Bristol, UK – A team led by researchers from Harvard University and the University of Maryland in the US has used defects in diamond to map the magnetic field generated by electrical currents in graphene. Their experiments reveal that currents in this atomically-thin form of carbon flow like a viscous fluid – a result that could provide fresh insights into the collective behaviour of electrons in strongly-interacting quantum systems.
Graphene has many exceptional electrical properties. Among them is the fact that, at the point where its conduction and valence bands just touch each other (the Dirac point), it can support currents composed of electrons and an equal number of positively-charged holes, rather than electrons alone. In the present work, Ronald Walsworth, Amir Yacoby and colleagues set out to establish whether these electron-hole plasmas (or Dirac fluids, as they are also known) flow smoothly, like electrons travelling through a metallic wire, or unevenly like water running through a pipe.
Mapping the local magnetic field
Since two-dimensional systems like graphene exhibit a one-to-one relationship between current density and magnetic field, Walsworth, Yacoby and colleagues knew they could extract the current flow pattern by mapping the magnetic field near their graphene sample. To do this, they turned to nitrogen-vacancy (NV) centres in diamond.
NV centres are defects that arise when two neighbouring carbon atoms in diamond’s crystalline lattice are replaced by a nitrogen atom and an empty lattice site. They possess numerous quantum properties, including spin and the ability to emit single photons. Their energy levels are also highly sensitive to magnetic fields – meaning that when an NV centre is excited with a laser pulse, the intensity of the fluorescence it emits will change in response to fluctuations in the local magnetic field.
The team exploited these properties of NV centres in two ways. First, they ran a nanostructured diamond tip containing a single NV centre across a narrow (1-1.5 micron wide) conducting channel in graphene. This enabled them to characterize the magnetic field along a narrow line across the graphene device, revealing changes in the pattern of current flow with a spatial resolution of around 50 nm.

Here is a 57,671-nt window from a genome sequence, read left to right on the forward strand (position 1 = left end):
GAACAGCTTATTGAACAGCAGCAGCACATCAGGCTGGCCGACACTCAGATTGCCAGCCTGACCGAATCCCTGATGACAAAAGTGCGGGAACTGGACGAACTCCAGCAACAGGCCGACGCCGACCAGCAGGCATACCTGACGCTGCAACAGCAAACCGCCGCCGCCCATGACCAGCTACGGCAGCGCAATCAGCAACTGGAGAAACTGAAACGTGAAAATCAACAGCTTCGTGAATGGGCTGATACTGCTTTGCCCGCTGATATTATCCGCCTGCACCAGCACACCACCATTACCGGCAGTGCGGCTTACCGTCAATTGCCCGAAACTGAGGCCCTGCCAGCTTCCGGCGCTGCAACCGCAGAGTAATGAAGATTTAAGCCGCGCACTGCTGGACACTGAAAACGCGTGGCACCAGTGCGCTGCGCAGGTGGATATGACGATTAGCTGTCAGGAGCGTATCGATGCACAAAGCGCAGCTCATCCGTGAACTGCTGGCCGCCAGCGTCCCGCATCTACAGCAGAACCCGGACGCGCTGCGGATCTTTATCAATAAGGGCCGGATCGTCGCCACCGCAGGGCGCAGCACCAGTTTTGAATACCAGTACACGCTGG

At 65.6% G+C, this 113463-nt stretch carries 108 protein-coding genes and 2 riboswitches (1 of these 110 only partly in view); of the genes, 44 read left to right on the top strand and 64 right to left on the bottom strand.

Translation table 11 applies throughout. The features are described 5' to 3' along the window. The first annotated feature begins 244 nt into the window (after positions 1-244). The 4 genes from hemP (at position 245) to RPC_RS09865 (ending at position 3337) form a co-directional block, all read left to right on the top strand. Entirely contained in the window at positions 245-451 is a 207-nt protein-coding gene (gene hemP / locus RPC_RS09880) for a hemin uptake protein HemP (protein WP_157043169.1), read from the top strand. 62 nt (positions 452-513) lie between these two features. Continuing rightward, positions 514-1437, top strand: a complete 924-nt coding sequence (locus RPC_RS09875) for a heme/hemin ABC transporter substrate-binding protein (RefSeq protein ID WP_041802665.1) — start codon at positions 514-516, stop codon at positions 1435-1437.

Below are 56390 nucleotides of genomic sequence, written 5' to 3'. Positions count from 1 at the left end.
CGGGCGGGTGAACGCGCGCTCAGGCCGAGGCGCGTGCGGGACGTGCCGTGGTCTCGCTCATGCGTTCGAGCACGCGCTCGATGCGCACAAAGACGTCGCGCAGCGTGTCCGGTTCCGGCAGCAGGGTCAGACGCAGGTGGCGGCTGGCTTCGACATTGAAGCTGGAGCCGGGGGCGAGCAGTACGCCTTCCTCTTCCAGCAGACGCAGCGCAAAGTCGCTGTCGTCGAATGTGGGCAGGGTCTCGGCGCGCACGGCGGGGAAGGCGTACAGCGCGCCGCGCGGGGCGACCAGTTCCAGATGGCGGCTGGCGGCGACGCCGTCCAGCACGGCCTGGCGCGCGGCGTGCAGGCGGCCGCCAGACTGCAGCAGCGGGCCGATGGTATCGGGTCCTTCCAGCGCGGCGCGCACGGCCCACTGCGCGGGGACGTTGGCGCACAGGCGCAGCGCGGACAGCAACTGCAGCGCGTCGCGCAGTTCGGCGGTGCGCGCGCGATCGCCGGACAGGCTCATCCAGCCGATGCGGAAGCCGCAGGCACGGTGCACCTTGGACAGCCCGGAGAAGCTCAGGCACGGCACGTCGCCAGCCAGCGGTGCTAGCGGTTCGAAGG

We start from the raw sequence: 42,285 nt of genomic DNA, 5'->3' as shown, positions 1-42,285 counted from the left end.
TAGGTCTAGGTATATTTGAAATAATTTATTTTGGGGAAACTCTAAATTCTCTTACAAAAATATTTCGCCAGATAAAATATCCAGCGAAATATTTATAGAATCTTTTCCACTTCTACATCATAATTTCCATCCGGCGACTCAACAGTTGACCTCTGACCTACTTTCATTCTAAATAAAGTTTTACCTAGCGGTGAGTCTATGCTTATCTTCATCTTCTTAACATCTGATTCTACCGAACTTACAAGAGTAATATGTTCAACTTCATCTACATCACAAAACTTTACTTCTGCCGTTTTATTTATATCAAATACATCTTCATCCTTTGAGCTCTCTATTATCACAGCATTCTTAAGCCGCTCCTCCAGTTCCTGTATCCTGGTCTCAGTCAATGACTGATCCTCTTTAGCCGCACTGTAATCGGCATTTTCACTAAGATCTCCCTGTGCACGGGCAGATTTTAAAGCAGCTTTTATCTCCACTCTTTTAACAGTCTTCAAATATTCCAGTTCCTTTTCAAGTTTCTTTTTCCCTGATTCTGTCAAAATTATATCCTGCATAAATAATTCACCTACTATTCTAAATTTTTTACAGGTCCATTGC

While this approach gave them a detailed view of current flow, it was also time-consuming, and therefore impractical for use in mapping the flow across the experiment’s entire two-dimensional field of view. To get a wider perspective, the team placed a graphene sample on a diamond sheet that contained many NV centres near its surface. They then used a camera to image the magnetic field distribution in the sample, as recorded by the fluorescence of the NV centres.
This technique produced a complete, two-dimensional snapshot of the pattern of current flowing through the graphene at a single moment in time. While the snapshot has a lower spatial resolution (around 400 nm) than the image obtained from a single NV centre, it gives an overview of how the current is flowing in the entire sample, rather than in a single narrow channel, at a given moment.
Dirac fluid current density develops parabolic profile
“Our two methods have now produced images revealing that the Dirac fluid current density develops a parabolic profile in which flow is fastest at the centre of the graphene sample and decreases at the edges – just as it is for water flowing in a pipe,” say study lead authors Mark Ku and Tony Zhou. While previous studies had shown that electrons can flow like water in graphene, they add, these other studies failed to confirm the presence of viscous flow in currents composed of Dirac fluids, which are characterized by strong interactions between the component particles. The researchers also note that they observed the viscous behaviour at room temperature, while previous experiments were restricted to colder temperatures.
“The study of viscous hydrodynamic flow in highly pure electronic systems (like graphene) is important in condensed-matter physics because such behaviour is thought to play a role in strongly-interacting quantum matter in general,” Ku tells Physics World. “Our work opens up the exciting possibility of exploring phenomena like (hitherto unobserved) electronic turbulence, which is thought to play a role in the unusual electronic properties of high-temperature superconductors, for example.”
The study, which is detailed in Nature, also shows that magnetic field imaging with NV centres can reveal novel transport phenomena. This means that NV defects could be used to study other high-quality materials that may display electron hydrodynamics, as well as other types of exotic electronic transport behaviour (such as topological superconductivity). Understanding viscous electronic flow may even allow researchers to exploit this behaviour in new microelectronics devices made from graphene and related materials.